And here is the marked difference in German and UK leadership. The German chancellor has a Doctorate in quantum chemistry and the training to appreciate what the scientists were telling her and she act on it. As a country, Germany has a well-resourced health service and a strong industrial base. They had the capacity to respond. In the UK we have a clickbait writer in charge who is far more interested in projecting his pound shop Churchill pantomime act.

From January to March the Johnson administration with its pool of ‘weirdos and misfits’. The mavericks who think off the wall because Johnson and Cumings do not trust Whitehall civil servants seemed more interested in the notion of herd immunity. It was widely reported that Cummings had made some reference to, “if a few old people die, so be it. The priority is to protect the economy.” If this is true or not is hardly the point. The fact is that Johnson went on TV in the same period of time and spoke openly about herd immunity, letting the virus simply pass through the population and in his own words, “take it on the chin.” Johnson talked openly about shaking hands at the start of the crisis. His cavalier approach seems to confirm what many people believed. In the initial stages of the virus spreading, he did not take the threat seriously and viewed it as nothing more than the seasonal flu.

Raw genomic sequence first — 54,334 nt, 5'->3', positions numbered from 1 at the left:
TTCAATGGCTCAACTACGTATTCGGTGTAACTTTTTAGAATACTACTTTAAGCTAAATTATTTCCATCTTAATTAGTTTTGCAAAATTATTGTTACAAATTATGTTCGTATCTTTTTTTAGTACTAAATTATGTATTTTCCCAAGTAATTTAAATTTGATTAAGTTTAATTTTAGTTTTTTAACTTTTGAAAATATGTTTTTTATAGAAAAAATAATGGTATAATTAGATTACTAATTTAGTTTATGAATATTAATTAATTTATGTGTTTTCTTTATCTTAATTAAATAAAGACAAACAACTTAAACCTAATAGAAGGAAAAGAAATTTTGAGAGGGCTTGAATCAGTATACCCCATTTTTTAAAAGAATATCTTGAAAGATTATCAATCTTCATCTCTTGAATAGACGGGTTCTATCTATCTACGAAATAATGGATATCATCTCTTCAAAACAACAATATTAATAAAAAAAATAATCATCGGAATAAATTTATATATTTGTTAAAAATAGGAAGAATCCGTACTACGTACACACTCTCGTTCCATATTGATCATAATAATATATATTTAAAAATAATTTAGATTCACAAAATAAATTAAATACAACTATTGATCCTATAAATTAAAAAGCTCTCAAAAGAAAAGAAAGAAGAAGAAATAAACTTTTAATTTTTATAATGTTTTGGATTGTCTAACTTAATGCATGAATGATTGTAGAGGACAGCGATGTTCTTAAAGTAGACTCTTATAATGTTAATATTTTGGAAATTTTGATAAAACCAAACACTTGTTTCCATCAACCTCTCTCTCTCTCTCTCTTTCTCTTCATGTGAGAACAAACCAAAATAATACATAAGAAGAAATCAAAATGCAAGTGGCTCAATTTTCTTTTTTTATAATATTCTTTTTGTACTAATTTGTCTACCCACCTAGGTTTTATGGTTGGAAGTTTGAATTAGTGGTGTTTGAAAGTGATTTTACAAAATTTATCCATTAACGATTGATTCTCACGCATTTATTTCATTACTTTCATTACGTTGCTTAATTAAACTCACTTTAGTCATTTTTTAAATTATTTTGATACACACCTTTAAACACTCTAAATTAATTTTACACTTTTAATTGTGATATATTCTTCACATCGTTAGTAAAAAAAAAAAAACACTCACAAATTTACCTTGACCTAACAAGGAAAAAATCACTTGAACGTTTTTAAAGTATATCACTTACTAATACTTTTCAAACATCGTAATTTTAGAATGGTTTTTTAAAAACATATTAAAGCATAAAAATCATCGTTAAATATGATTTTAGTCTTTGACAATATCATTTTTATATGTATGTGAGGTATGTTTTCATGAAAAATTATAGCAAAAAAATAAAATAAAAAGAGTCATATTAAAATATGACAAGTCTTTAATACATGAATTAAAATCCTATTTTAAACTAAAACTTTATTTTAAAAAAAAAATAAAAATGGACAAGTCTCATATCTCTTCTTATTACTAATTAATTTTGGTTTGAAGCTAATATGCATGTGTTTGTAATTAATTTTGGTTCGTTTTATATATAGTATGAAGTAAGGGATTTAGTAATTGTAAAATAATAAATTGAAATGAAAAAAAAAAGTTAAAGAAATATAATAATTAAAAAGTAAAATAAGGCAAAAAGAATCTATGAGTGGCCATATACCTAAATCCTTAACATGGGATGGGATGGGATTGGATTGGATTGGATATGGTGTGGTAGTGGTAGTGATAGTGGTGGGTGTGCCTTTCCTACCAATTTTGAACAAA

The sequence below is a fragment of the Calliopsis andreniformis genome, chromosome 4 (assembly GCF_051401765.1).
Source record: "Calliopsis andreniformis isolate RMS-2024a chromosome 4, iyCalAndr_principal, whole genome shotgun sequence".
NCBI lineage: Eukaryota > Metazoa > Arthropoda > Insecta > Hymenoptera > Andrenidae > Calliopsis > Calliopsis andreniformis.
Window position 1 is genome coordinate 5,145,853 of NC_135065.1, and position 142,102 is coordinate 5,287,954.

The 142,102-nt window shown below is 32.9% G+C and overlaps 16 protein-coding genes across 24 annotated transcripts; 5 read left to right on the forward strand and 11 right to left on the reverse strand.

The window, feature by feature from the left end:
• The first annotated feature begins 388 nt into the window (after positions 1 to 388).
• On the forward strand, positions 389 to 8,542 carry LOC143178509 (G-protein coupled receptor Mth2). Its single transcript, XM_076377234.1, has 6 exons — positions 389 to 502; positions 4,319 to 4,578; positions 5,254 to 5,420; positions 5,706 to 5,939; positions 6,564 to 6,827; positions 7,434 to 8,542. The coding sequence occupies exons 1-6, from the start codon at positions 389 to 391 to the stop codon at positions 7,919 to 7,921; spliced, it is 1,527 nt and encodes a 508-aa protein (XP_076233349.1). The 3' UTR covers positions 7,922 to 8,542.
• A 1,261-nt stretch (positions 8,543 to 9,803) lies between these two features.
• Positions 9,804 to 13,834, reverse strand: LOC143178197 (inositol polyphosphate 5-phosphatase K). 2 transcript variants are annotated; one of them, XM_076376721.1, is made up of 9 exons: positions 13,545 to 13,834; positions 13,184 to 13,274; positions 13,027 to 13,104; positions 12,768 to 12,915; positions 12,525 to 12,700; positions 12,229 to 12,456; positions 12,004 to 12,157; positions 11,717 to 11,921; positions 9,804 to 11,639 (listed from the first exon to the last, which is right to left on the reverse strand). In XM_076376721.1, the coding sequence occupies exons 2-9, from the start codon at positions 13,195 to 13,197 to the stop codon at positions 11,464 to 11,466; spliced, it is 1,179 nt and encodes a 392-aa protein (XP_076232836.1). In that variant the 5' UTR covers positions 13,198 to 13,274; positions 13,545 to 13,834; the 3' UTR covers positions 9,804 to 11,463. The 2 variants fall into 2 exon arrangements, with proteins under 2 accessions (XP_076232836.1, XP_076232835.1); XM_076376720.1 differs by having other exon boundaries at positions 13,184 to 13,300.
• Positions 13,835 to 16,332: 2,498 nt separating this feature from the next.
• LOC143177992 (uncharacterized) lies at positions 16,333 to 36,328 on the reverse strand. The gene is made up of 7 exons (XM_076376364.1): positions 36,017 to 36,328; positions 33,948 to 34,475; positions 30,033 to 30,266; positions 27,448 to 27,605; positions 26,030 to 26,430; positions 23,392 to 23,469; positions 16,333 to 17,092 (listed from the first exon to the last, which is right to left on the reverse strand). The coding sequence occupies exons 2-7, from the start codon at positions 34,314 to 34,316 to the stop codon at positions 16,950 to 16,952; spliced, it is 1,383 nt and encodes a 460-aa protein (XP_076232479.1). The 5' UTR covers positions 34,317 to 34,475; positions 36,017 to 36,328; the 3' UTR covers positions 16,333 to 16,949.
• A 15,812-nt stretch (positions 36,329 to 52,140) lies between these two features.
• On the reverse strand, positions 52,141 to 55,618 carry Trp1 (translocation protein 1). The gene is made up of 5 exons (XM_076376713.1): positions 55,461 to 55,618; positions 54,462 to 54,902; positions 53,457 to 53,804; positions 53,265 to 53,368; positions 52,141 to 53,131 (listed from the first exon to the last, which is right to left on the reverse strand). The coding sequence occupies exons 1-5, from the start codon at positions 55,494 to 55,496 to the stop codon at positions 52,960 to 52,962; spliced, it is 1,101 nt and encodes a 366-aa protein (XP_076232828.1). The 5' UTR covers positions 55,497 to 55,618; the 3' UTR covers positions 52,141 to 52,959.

Let me try to explain herd immunity. This is simply the notion of allowing a majority of the UK population to catch the virus or the disease so they become immune. At this point, the virus can no longer spread and you achieve herd immunity. Measles can’t spread because our population is immune. So if someone comes to the UK with measles, one or two unimmunised people might get infected, but it no longer spreads. We have herd immunity. The herd is protecting the weak. Johnson’s self-entitled ‘weirdos and misfits’ had this idea that they could just let the population get infected. Once 60 per cent of the population was infected, the epidemic would be over because there would be herd immunity.

The trouble is if you just let the virus spread at any rate and lose control, you actually get overwhelmed with the numbers of infected people. The UK’s population is 70 million, 60 per cent of them is 42 million people. Even with a 1 per cent mortality, that’s 400,000 deaths. (Further reading here) Currently, in the UK, the mortality rate is 5 per cent, which translates to an estimated 2 million deaths.